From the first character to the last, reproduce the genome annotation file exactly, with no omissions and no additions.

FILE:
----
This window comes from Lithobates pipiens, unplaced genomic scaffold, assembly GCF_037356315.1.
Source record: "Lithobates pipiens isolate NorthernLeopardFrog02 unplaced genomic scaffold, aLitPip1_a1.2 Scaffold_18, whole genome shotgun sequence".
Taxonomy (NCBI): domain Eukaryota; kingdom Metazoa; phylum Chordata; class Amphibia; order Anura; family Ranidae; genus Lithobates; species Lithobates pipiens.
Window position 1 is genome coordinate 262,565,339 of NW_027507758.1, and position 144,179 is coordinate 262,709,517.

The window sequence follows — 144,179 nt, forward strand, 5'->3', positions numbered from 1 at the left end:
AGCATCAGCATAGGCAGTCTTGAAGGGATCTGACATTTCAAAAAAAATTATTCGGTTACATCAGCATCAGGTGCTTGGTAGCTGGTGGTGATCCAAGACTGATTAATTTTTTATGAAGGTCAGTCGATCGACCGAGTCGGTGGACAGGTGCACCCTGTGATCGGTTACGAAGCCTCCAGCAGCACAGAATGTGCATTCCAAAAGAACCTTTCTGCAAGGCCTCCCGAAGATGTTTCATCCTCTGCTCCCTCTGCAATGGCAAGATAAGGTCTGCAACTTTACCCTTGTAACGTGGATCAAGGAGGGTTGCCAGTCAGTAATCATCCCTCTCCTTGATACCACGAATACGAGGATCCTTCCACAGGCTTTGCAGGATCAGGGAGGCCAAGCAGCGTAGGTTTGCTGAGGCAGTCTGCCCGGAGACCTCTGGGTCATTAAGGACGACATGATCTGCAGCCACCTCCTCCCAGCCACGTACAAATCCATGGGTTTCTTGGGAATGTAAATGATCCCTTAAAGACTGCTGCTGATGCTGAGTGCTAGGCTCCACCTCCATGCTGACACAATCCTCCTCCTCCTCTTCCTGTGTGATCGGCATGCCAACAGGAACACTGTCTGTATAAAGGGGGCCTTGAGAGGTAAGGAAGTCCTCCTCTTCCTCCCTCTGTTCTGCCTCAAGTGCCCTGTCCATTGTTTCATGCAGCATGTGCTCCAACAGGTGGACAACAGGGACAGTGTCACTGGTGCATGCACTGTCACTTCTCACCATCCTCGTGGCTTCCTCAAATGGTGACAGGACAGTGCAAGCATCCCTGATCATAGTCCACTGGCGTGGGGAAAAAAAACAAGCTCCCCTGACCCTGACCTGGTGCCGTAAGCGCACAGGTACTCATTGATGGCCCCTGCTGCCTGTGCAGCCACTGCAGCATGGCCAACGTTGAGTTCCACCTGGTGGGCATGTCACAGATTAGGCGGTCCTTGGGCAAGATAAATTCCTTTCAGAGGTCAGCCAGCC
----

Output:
This window comes from Lithobates pipiens, unplaced genomic scaffold, assembly GCF_037356315.1.
Source record: "Lithobates pipiens isolate NorthernLeopardFrog02 unplaced genomic scaffold, aLitPip1_a1.2 Scaffold_18, whole genome shotgun sequence".
Taxonomy (NCBI): domain Eukaryota; kingdom Metazoa; phylum Chordata; class Amphibia; order Anura; family Ranidae; genus Lithobates; species Lithobates pipiens.
Window position 1 is genome coordinate 262,565,339 of NW_027507758.1, and position 144,179 is coordinate 262,709,517.

The window sequence follows — 144,179 nt, forward strand, 5'->3', positions numbered from 1 at the left end:
AGCATCAGCATAGGCAGTCTTGAAGGGATCTGACATTTCAAAAAAAATTATTCGGTTACATCAGCATCAGGTGCTTGGTAGCTGGTGGTGATCCAAGACTGATTAATTTTTTATGAAGGTCAGTCGATCGACCGAGTCGGTGGACAGGTGCACCCTGTGATCGGTTACGAAGCCTCCAGCAGCACAGAATGTGCATTCCAAAAGAACCTTTCTGCAAGGCCTCCCGAAGATGTTTCATCCTCTGCTCCCTCTGCAATGGCAAGATAAGGTCTGCAACTTTACCCTTGTAACGTGGATCAAGGAGGGTTGCCAGTCAGTAATCATCCCTCTCCTTGATACCACGAATACGAGGATCCTTCCACAGGCTTTGCAGGATCAGGGAGGCCAAGCAGCGTAGGTTTGCTGAGGCAGTCTGCCCGGAGACCTCTGGGTCATTAAGGACGACATGATCTGCAGCCACCTCCTCCCAGCCACGTACAAATCCATGGGTTTCTTGGGAATGTAAATGATCCCTTAAAGACTGCTGCTGATGCTGAGTGCTAGGCTCCACCTCCATGCTGACACAATCCTCCTCCTCCTCTTCCTGTGTGATCGGCATGCCAACAGGAACACTGTCTGTATAAAGGGGGCCTTGAGAGGTAAGGAAGTCCTCCTCTTCCTCCCTCTGTTCTGCCTCAAGTGCCCTGTCCATTGTTTCATGCAGCATGTGCTCCAACAGGTGGACAACAGGGACAGTGTCACTGGTGCATGCACTGTCACTTCTCACCATCCTCGTGGCTTCCTCAAATGGTGACAGGACAGTGCAAGCATCCCTGATCATAGTCCACTGGCGTGGGGAAAAAAAACAAGCTCCCCTGACCCTGACCTGGTGCCGTAAGCGCACAGGTACTCATTGATGGCCCCTGCTGCCTGTGCAGCCACTGCAGCATGGCCAACGTTGAGTTCCACCTGGTGGGCATGTCACAGATTAGGCGGTCCTTGGGCAAGATAAATTCCTTTCAGAGGTCAGCCAGCC